The current death toll of 32,375 is higher than any country in the world except the US, death toll has risen above 32,000 to overtake Italy and become the highest in Europe, according to new official figures.
This accounts for all cases mentioning Covid-19 on the death certificate, a figure that includes people who weren’t necessarily tested but had shown symptoms. When figures from Scotland (2,272 deaths as of 26 April) and Northern Ireland (393 up to 24 April) are included, the UK total rises to 32,375.
But experts say it could be months before full global comparisons can be made.Both Italy and the UK record the deaths of people who have tested positive for coronavirus, BBC head of statistics Robert Cuffe said, but Britain has reached this figure “faster” in its epidemic than Italy.
He said there are caveats in making such a comparison, including the UK population being about 10% larger than Italy’s, while Britain’s largest city is three times bigger than Italy’s.
Each country also has different testing regimes with Italy conducting more tests than the UK to date.In the last 24 hours, the UK government has recorded another 693 deaths.
A report from BBC heath correspondent says it is a sobering moment. Italy was the first part of Europe to see cases rise rapidly and the scenes of hospitals being overwhelmed was met with shock and disbelief.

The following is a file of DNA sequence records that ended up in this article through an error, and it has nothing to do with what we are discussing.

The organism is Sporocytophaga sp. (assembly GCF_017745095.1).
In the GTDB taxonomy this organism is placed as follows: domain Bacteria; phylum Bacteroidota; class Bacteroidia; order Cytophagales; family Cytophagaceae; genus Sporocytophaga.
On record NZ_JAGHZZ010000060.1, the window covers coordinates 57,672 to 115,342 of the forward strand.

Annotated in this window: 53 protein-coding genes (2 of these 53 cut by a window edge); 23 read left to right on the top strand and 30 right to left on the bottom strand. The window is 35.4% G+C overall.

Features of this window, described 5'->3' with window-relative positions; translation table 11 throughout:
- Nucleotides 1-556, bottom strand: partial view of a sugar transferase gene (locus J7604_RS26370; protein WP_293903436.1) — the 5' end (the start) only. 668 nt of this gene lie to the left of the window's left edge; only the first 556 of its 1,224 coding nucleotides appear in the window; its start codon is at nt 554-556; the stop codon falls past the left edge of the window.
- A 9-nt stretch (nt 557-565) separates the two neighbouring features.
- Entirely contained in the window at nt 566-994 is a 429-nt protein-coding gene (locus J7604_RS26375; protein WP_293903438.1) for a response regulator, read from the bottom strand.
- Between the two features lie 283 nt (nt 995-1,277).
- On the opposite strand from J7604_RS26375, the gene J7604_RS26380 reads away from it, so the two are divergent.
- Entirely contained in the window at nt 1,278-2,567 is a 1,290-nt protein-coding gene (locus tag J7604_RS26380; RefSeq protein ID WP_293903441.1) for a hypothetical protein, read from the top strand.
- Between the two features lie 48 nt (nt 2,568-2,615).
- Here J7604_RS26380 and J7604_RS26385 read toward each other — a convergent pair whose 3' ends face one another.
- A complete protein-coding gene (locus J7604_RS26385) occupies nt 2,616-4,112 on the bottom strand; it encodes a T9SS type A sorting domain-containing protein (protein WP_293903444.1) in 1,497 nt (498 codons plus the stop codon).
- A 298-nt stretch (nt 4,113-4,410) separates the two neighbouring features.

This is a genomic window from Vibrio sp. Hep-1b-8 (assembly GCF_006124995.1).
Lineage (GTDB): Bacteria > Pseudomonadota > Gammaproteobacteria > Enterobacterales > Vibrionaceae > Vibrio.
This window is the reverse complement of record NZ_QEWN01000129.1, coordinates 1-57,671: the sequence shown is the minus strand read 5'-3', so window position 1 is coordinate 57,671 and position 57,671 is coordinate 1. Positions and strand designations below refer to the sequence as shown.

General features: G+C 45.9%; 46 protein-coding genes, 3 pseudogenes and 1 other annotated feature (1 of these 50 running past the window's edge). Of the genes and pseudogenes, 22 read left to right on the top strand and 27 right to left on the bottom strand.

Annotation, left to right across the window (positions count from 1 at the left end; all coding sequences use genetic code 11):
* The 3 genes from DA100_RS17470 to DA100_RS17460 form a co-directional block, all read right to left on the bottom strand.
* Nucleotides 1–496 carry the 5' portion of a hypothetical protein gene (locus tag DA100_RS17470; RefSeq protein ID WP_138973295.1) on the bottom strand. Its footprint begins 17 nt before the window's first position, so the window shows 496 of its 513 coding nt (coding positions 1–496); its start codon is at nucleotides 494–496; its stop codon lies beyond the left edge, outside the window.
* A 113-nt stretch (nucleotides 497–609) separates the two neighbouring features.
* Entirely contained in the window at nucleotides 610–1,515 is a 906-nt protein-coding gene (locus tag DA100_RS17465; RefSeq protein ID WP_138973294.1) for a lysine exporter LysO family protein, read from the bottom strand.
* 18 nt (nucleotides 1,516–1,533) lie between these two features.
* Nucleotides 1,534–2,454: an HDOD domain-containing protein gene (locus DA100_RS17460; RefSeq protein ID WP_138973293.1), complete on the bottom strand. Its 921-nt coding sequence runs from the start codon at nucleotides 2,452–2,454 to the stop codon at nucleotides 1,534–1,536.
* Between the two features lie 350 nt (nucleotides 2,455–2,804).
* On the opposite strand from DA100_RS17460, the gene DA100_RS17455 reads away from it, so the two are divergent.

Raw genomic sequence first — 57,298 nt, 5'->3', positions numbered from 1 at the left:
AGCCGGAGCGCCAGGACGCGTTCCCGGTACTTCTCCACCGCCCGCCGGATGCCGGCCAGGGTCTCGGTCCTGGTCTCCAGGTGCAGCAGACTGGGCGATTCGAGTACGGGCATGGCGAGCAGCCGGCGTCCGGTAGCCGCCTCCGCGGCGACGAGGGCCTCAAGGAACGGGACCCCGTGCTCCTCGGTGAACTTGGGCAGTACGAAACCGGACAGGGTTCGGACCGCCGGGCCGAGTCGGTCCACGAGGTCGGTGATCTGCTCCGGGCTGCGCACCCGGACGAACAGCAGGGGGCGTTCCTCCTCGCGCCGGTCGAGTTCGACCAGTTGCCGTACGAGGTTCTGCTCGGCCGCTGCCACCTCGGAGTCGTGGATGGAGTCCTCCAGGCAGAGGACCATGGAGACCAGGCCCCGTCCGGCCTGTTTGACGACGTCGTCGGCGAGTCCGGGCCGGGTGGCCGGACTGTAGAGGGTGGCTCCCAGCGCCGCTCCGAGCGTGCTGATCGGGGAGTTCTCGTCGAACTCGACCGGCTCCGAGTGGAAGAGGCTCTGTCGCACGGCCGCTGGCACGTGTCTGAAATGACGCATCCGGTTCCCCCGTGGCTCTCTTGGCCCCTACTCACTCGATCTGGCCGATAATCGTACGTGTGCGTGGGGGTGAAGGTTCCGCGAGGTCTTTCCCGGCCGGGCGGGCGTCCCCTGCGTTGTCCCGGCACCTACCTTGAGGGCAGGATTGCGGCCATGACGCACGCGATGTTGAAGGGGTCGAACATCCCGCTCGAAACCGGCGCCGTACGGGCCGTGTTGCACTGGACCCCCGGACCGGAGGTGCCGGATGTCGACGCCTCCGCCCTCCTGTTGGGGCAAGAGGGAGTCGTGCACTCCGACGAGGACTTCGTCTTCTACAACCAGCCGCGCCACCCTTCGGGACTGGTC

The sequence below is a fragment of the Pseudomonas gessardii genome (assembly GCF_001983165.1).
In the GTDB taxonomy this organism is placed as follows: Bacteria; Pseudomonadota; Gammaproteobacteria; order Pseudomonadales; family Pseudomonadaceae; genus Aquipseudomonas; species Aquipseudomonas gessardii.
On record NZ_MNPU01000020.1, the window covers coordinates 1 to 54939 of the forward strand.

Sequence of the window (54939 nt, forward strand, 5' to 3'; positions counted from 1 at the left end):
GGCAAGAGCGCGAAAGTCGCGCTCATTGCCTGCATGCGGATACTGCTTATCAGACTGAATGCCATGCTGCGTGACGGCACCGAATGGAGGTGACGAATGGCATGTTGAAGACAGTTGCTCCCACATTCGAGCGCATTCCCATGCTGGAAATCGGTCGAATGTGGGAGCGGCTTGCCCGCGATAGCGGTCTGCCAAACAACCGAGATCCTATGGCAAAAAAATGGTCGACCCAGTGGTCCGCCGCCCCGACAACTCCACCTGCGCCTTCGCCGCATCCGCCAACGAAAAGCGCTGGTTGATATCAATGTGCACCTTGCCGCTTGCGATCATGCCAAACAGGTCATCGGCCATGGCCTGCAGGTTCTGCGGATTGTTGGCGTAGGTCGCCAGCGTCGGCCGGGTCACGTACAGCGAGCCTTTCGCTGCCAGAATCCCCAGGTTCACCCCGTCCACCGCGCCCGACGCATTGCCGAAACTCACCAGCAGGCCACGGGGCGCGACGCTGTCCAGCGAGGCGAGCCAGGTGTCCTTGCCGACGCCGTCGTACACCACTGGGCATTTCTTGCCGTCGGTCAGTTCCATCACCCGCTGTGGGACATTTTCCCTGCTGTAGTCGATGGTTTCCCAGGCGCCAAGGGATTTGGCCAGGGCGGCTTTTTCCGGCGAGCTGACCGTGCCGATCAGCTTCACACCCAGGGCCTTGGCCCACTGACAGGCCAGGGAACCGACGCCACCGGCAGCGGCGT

But we should be careful how we interpret the figures. On the face of it both countries now count deaths in a similar way, including both in hospitals and the community.
But there are other factors to consider. First the UK has a slightly larger population. If you count cases per head of population, Italy still comes out worse – although only just.
Cases are confirmed by tests – and the amount of testing carried out varies. The geographical spread looks quite different too – half of the deaths in Italy have happened in Lombardy.
In the UK, by comparison, they have been much more spread out. Less than a fifth have happened in London, which has a similar population to Lombardy. Then, how do you factor in the indirect impact from things such as people not getting care for other conditions?
The fairest way to judge the impact in terms of fatalities is to look at excess mortality – the numbers dying above what would normally happen. You need to do this over time. It will be months, perhaps even years, before we can really say who has the highest death toll.
However, the same is true of the UK. Modelling by the Times, comparing daily Covid-19 hospital deaths to how many “excess deaths” have happened since the start of the outbreak, estimates that 55,700 people have died in the UK because of the outbreak. The model takes all excess death figures from UK statistics agencies.
England’s deputy chief medical officer Dr Jenny Harries said comparing death rates between countries is complex because of the different ways data is collected. She told the Health and Social Care Committee: “We will have to wait quite some time I think, until the end of this pandemic to do robust comparisons, and even then it will be extremely difficult.”